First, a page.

If you chose to use Karametra as the commander you would have to hope you draw into creatures in order to best utilize her ability. The creatures would have to be small to best use her in order to ramp larger creatures into play. Karametra also is very vulnerable to removal. Even though she is indestructible, removing other permanents of her colors pretty much neutralizes her as a creature. Therefore a Wrath of God, though it doesn’t remove her from the board will most likely remove her as a creature. With Karametra as commander it is my belief that you would end up top decking soon after she comes into play and draw the immediate attention of all other players at the table. One board wipe, board position gone, Karametra an enchantment only, lots of land and no hand. It would not be a good position. I’ve heard people say, “You’ll be pulling land out of the deck and drawing nothing but power.” In the deck you are talking about, the power will more than likely be small creatures or ramp spells rather than a large creature. We’re talking turn 6, 7, 8, you’re dropping Llanowar Elves where other players are dropping Avacyn, Angel of Hope. Not good. Now onto landfall. Yes, landfall would be amazing with her but there are so few decent landfall cards in green and white that it would be very hard to make a complete deck on that strategy.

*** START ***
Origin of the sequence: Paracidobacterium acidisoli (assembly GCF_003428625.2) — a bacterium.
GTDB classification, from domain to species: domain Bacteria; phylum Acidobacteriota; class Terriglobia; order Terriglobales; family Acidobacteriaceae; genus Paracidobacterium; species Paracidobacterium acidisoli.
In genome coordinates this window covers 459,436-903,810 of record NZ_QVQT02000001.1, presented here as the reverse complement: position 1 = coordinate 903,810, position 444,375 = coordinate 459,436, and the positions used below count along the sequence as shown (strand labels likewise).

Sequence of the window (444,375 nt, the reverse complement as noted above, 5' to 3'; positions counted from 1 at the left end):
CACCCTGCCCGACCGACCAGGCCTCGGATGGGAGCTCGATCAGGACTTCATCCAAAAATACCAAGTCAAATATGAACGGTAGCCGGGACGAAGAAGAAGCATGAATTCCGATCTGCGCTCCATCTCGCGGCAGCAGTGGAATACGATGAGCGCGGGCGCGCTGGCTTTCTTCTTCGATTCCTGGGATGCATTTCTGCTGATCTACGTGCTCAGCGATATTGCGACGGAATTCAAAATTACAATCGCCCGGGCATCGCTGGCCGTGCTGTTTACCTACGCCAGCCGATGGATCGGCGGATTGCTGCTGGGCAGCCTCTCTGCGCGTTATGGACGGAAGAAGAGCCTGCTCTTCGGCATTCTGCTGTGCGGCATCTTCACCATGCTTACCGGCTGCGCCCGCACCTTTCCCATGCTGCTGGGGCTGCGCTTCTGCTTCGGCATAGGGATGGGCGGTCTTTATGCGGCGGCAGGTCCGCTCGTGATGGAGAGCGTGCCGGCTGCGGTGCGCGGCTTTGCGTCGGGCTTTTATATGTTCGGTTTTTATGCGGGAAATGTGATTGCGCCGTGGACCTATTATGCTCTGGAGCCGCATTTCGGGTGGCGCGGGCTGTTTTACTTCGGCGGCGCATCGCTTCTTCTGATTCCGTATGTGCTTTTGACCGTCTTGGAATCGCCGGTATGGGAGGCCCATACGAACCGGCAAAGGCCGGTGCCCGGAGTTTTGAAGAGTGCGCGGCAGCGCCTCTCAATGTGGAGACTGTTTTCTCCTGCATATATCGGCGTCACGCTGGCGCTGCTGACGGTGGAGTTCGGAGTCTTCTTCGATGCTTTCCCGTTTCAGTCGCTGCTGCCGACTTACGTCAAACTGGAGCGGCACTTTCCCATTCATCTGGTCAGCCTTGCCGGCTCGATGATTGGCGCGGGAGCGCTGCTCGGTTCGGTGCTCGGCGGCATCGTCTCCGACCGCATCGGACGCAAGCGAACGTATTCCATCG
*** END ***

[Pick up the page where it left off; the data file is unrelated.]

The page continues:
I also disagree that she would find a home in most green / white decks and even 3 color decks. Yes, she can be used in every green / white deck and she may find her home in quite a few if there aren’t better cards that help in whatever deck strategy is being used. Karametra as a tool, not a centerpiece, she just has too many drawbacks to make her useable. In a deck that isn’t creature heavy, she would be of minimal use as a ramp engine. In a token deck, again minimal use. In a bounce deck, minimal use. In these deck types, of which green / white decks excel, she is a poor substitute for other spells such as rampant growth.